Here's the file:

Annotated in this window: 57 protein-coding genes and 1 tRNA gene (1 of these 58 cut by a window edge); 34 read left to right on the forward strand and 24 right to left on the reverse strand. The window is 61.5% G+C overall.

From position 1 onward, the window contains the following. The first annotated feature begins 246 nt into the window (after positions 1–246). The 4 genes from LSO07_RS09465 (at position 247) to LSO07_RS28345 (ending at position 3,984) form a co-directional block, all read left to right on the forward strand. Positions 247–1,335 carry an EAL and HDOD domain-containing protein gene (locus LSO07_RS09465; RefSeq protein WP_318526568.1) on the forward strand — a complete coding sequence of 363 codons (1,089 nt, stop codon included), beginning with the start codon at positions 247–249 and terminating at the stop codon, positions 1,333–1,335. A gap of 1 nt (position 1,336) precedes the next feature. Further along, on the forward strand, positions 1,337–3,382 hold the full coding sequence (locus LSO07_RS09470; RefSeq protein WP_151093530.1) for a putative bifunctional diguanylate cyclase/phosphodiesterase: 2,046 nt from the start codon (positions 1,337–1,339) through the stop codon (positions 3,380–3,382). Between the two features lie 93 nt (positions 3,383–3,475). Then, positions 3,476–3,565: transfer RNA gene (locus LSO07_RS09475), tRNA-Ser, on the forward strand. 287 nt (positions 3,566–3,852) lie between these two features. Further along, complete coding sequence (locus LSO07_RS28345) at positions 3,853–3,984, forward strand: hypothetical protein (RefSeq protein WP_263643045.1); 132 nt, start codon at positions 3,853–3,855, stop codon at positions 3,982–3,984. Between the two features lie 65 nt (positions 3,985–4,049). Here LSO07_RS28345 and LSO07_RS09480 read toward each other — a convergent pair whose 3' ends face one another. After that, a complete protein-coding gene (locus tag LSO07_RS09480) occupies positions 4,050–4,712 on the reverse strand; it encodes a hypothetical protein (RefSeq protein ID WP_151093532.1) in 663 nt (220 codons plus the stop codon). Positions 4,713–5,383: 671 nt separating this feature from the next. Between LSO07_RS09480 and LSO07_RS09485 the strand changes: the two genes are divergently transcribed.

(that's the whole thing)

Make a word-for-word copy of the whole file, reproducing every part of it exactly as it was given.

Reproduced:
Annotated in this window: 57 protein-coding genes and 1 tRNA gene (1 of these 58 cut by a window edge); 34 read left to right on the forward strand and 24 right to left on the reverse strand. The window is 61.5% G+C overall.

From position 1 onward, the window contains the following. The first annotated feature begins 246 nt into the window (after positions 1–246). The 4 genes from LSO07_RS09465 (at position 247) to LSO07_RS28345 (ending at position 3,984) form a co-directional block, all read left to right on the forward strand. Positions 247–1,335 carry an EAL and HDOD domain-containing protein gene (locus LSO07_RS09465; RefSeq protein WP_318526568.1) on the forward strand — a complete coding sequence of 363 codons (1,089 nt, stop codon included), beginning with the start codon at positions 247–249 and terminating at the stop codon, positions 1,333–1,335. A gap of 1 nt (position 1,336) precedes the next feature. Further along, on the forward strand, positions 1,337–3,382 hold the full coding sequence (locus LSO07_RS09470; RefSeq protein WP_151093530.1) for a putative bifunctional diguanylate cyclase/phosphodiesterase: 2,046 nt from the start codon (positions 1,337–1,339) through the stop codon (positions 3,380–3,382). Between the two features lie 93 nt (positions 3,383–3,475). Then, positions 3,476–3,565: transfer RNA gene (locus LSO07_RS09475), tRNA-Ser, on the forward strand. 287 nt (positions 3,566–3,852) lie between these two features. Further along, complete coding sequence (locus LSO07_RS28345) at positions 3,853–3,984, forward strand: hypothetical protein (RefSeq protein WP_263643045.1); 132 nt, start codon at positions 3,853–3,855, stop codon at positions 3,982–3,984. Between the two features lie 65 nt (positions 3,985–4,049). Here LSO07_RS28345 and LSO07_RS09480 read toward each other — a convergent pair whose 3' ends face one another. After that, a complete protein-coding gene (locus tag LSO07_RS09480) occupies positions 4,050–4,712 on the reverse strand; it encodes a hypothetical protein (RefSeq protein ID WP_151093532.1) in 663 nt (220 codons plus the stop codon). Positions 4,713–5,383: 671 nt separating this feature from the next. Between LSO07_RS09480 and LSO07_RS09485 the strand changes: the two genes are divergently transcribed.